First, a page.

Tag Archive for: Communion

A Special Meal: Emmaus

Armodoxy for Today: A Special Meal

Following the Resurrection, Jesus appeared to many people, according to the gospel narratives. On one occasion, according to the Gospel of Luke (chapter 24), a couple of Jesus’ followers were on the road to Emmaus, a village about 7 miles out of Jerusalem. Jesus approached them, but they did not recognize him. The Gospel says, their eyes were restrained.

They strike up a conversation with Jesus, who is a stranger in their eyes. During their walk to Emmaus, Jesus speaks of the prophets and the law, beginning at Moses and all the Prophets, He expounded to them in all the Scriptures the things concerning Himself.

In the evening, these men invite Jesus to stay with them. And then something very special happens. Now it came to pass, as He sat at the table with them, that He took bread, blessed and broke it, and gave it to them. Then their eyes were opened and they knew Him…

Yes, very early in Christian history, only days after the Resurrection, the breaking of bread – the community meal – was already established as the action of the Christian gathering. Jesus quoted scripture, spoke of the law and prophets, but they did not recognize him until he broke the bread.

That special meal takes place every Sunday in the Armenian Church. It is the sacred Divine Liturgy, which in Armenian is called, Holy Badarak, that is, the Holy Sacrifice.

The Prayer today is a hymn of the Armenian Church Badarak:

Christ is sacrificed and distributed among us. His Body he gives us for food, and his holy Blood he sprinkles as drops of water for us. Draw near to the Lord and take the light. Taste and see that the Lord is sweet. Praise the Lord in the heavens. Praise him in the heights. Praise him, all his angels. Amen.

Cover Photo: 2023 Luna & Gregory Beylerian

The Christ Presence: Holy Wednesay

The Christ Presence: Holy Wednesday

On this Wednesday, the fifth day on the road to Resurrection, we are reminded of our aim, the presence of Christ. In Armodoxy, the Christ Presence is accessible to all. “Let the little children come to me,” says Jesus, “and do not forbid them; for of such is the kingdom of heaven.” (Matthew 19:14) The children, being pure of heart, have access and therefore, the potential for everyone to have access is a given.

Before He was betrayed, before his trial and crucifixion, Jesus ate one last meal with his loved ones. Known as the “Last Supper,” this is where Jesus gave his instruction to disciples. Addressing them by using the same descriptive phrase, “Little children,” Jesus tells them, “A new commandment I give to you, that you love one another; as I have loved you, that you also love one another. By this all will know that you are My disciples, if you have love for one another.” (John 13) He placed love as the highest standard for identification as a follower of Christ.

As they were eating, Jesus took bread, blessed and broke it, and gave it to the disciples and said, “Take, eat; this is My body.” Then He took the cup, and gave thanks, and gave it to them, saying, “Drink from it, all of you. For this is My blood of the new covenant, which is shed for many for the remission of sins.” (Matthew 26) These words of Institution established the ritual of Communion.  It is a sacred and a holy act by which we literally and completely absorb Christ as the energy source by which we live the expression of love. The Christ Presences is not outside of you, but, in the words of Jesus, “Indeed, the kingdom of God is within you.”  (Luke 17)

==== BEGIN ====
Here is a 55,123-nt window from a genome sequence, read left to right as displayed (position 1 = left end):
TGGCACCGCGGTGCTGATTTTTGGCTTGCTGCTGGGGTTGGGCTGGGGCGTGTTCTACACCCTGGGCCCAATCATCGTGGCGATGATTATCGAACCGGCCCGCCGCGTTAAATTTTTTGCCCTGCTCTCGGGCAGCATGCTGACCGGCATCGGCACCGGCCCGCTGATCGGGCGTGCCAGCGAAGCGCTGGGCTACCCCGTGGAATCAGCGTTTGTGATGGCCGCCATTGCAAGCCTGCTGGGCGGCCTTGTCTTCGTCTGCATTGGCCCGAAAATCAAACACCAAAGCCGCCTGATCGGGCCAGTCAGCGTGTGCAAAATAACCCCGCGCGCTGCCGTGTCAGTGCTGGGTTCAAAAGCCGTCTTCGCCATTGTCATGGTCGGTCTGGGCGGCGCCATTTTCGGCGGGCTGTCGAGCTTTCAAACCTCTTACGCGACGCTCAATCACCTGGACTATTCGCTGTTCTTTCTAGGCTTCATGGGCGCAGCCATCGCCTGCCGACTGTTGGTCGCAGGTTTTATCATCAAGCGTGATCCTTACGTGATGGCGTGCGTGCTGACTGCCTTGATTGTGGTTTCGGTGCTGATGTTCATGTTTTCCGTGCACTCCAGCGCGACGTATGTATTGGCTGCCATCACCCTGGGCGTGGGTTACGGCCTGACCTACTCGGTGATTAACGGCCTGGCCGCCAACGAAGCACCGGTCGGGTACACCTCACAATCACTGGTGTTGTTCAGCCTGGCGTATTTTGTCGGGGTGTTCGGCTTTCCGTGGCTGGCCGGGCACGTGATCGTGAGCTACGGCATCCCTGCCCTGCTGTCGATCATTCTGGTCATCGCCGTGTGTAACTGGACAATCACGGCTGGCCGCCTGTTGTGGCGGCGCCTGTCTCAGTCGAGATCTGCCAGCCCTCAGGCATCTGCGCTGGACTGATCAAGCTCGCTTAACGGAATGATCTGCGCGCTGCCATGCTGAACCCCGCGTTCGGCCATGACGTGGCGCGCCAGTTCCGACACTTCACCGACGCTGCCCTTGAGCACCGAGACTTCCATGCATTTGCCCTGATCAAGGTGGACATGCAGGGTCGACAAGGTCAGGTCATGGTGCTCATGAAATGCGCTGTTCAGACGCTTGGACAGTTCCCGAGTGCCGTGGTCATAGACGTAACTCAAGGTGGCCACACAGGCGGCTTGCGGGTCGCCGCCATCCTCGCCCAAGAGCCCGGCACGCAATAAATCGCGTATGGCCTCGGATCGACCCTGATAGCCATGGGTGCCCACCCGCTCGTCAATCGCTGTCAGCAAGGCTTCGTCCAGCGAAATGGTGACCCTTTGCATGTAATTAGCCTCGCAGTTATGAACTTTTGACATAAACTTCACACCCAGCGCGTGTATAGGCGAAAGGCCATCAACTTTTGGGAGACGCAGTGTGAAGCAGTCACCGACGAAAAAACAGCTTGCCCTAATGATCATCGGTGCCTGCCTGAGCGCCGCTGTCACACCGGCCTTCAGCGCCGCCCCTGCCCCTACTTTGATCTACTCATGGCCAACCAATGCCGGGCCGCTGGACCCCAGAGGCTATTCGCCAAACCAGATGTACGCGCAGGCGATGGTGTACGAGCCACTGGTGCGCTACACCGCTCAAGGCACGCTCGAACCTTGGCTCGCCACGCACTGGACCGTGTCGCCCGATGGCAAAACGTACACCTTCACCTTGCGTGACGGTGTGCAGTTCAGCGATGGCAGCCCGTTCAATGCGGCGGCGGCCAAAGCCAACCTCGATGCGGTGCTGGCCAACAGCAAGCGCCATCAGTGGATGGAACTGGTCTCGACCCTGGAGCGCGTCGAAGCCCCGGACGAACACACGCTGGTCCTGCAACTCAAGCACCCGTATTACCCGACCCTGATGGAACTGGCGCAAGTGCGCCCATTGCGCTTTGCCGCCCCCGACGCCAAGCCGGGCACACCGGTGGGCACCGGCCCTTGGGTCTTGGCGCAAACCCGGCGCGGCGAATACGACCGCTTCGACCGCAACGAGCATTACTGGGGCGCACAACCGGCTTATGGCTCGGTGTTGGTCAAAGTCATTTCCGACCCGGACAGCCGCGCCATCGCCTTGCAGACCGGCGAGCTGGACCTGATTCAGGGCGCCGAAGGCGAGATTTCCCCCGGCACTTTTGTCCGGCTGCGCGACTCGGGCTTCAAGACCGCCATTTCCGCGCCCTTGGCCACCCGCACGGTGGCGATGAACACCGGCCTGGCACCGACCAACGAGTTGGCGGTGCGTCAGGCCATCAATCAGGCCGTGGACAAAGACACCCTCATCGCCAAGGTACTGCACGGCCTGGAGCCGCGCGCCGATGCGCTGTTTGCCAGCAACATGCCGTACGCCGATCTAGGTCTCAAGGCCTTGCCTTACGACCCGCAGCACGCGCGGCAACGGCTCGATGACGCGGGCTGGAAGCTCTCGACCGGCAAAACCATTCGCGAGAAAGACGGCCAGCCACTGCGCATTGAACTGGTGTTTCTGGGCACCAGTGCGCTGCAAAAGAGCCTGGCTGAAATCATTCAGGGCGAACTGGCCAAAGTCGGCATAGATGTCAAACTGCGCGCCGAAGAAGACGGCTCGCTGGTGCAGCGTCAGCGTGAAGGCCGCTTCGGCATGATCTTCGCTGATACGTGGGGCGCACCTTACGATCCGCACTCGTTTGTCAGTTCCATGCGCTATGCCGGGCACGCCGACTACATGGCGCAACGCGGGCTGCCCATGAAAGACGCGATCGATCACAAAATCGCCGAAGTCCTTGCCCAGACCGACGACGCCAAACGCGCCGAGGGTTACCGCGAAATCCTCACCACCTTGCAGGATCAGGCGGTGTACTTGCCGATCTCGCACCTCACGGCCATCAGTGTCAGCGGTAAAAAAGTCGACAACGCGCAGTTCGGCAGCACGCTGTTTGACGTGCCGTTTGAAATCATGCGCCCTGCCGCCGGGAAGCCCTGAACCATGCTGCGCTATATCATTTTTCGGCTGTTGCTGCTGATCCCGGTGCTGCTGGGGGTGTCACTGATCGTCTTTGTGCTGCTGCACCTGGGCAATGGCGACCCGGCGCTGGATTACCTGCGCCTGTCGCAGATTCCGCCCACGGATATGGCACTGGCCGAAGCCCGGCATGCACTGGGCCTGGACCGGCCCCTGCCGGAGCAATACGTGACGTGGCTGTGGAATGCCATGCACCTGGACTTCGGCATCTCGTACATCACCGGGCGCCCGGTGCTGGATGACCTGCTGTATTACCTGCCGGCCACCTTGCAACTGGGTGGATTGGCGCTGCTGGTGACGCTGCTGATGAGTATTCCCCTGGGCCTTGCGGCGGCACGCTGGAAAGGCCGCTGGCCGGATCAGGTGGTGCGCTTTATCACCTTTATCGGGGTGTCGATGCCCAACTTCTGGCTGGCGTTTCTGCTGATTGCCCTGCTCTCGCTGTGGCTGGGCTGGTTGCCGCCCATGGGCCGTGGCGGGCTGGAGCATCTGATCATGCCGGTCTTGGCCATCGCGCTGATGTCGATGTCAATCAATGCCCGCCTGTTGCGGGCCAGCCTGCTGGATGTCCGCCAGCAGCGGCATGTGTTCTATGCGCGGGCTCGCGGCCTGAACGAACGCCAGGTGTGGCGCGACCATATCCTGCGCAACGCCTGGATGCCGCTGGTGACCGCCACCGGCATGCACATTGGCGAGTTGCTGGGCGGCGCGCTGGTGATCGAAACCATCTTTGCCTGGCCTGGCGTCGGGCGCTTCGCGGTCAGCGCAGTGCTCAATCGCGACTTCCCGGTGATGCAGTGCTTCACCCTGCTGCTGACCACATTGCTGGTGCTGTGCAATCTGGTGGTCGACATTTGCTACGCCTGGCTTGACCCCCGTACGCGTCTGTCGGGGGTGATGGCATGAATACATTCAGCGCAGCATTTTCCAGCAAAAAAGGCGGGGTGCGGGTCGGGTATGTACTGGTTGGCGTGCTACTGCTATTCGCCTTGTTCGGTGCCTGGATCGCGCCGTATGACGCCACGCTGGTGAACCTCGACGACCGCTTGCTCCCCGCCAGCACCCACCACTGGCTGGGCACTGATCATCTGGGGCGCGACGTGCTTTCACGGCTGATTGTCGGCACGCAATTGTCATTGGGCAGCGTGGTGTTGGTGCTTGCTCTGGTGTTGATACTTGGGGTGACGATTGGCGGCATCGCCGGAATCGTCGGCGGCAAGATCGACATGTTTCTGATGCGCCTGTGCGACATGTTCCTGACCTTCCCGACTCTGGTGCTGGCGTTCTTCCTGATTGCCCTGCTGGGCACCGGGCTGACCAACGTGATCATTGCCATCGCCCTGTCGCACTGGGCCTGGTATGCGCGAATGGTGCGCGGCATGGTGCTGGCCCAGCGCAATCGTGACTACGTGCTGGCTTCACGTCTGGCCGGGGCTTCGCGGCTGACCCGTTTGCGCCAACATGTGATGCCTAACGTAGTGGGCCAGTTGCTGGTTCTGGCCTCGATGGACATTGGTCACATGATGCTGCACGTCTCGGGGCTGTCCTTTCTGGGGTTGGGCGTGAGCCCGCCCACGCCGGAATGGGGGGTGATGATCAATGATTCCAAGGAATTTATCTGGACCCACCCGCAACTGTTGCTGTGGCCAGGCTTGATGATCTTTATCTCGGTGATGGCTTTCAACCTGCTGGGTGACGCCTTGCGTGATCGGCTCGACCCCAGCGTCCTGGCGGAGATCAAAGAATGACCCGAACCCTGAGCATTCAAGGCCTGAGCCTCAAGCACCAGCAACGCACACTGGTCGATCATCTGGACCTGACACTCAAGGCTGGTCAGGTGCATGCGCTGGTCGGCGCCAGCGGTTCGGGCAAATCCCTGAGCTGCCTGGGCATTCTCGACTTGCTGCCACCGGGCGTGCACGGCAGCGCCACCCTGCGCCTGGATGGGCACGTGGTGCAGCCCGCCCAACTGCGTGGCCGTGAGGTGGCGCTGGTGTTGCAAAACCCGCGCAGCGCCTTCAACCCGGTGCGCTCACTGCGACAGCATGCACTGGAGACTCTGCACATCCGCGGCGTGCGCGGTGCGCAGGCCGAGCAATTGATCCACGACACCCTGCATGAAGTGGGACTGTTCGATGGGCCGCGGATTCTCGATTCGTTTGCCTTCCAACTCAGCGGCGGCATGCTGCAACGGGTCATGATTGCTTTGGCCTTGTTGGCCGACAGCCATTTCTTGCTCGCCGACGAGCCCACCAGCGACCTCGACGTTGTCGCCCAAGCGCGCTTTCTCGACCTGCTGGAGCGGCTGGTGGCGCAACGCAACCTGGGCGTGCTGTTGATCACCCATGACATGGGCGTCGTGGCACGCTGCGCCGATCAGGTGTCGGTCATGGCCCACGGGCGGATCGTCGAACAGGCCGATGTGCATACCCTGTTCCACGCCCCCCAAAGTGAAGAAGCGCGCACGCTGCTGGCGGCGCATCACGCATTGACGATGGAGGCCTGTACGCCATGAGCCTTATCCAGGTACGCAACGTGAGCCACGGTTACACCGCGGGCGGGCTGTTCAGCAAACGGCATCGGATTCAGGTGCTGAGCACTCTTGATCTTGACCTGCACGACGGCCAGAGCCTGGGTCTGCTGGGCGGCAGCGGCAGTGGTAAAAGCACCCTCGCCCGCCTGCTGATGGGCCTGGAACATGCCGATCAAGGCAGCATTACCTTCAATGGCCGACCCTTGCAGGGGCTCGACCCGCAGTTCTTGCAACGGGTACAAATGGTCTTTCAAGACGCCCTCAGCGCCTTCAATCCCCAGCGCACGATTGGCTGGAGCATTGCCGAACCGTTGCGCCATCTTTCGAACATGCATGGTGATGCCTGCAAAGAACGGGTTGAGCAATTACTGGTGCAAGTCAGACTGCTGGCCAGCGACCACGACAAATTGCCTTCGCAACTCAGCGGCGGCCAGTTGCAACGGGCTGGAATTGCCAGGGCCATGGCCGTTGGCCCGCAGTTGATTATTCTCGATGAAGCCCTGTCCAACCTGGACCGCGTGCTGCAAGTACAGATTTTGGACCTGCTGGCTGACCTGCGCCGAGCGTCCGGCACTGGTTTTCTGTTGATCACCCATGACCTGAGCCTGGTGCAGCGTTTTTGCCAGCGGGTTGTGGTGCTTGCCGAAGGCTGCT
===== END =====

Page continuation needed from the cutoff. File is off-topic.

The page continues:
Today’s question, Where is the Christ Presence in your life?

Tomorrow: The expression of Love

Escorted Out

Armodoxy for Today: Escorted Out

We are in the midst of a period called the Fast of the Catechumens. A catechumen is a recent convert to Christianity who is under instruction before baptism. The Armenian Church accommodated this group during the Divine Liturgy. This accommodations has fallen out of practice in recent times, but the form – the “order” – is still a loud one on Sunday mornings.

During the Holy Divine Liturgy of the Armenian Church, following the Scriptural readings of the day, the deacons let out a chant, “Mi vok herakhayits…” which translates, “Let none of the catechumens, none of little faith and none of the penitents or the unclean draw near to this divine mystery.” In earlier times, at that point, the church building was cleared out of all the catechumens. They were escorted to the front of the church building where instruction in the faith was offered to them. You might think of it as a Sunday School program. It is hard to imagine something like that happening in our churches today. We tend to think of the Church as an open arena for us to come in and out of. How dare anyone escort us out of the church! we think. After all, we argue, Jesus never put restrictions on those who approached him.

Quite true, but this is not about being unwelcomed in the church, as being escorted out the sanctuary may suggest. Instead, think of the serious with which the Holy Eucharist, the Holy Communion, was understood by the Christians of earlier times. It was so holy and sacred, that those who were not baptized could not participate. And to be baptized, implied knowledge of the teachings of Christ and the Church.

Looking at the structure of the Divine Liturgy reveals that those who were waiting to be baptized, that is the catechumens, were invited to come to church for the instructional portion of the Divine Liturgy, known as the “jashou,” literally meaning, “The meal.” They would hear the scriptures read and then the priest would give a sermon on the readings. This was the spiritual meal of the day, the jashou. The Creed of the Church (Nicaean) was recited, giving a chance to witness and articulate the Faith. Then the catechumens would be taken out to learn and pray.

Often, when we hear about the rules and regulations of the discipline of the Church we are critical of the moves that do not follow our understanding of the Faith. I mention this small little action practiced by the Church of earlier centuries to emphasize reverence and discipline with which they approached the Holy Sacrament. This, then becomes an opportunity for us to question our sense of reverence and discipline toward the Blessed Body and Blood of Jesus Christ. It is a forgotten part of the tradition of our Church, but an important exercise in the Armodox self-evaluating process.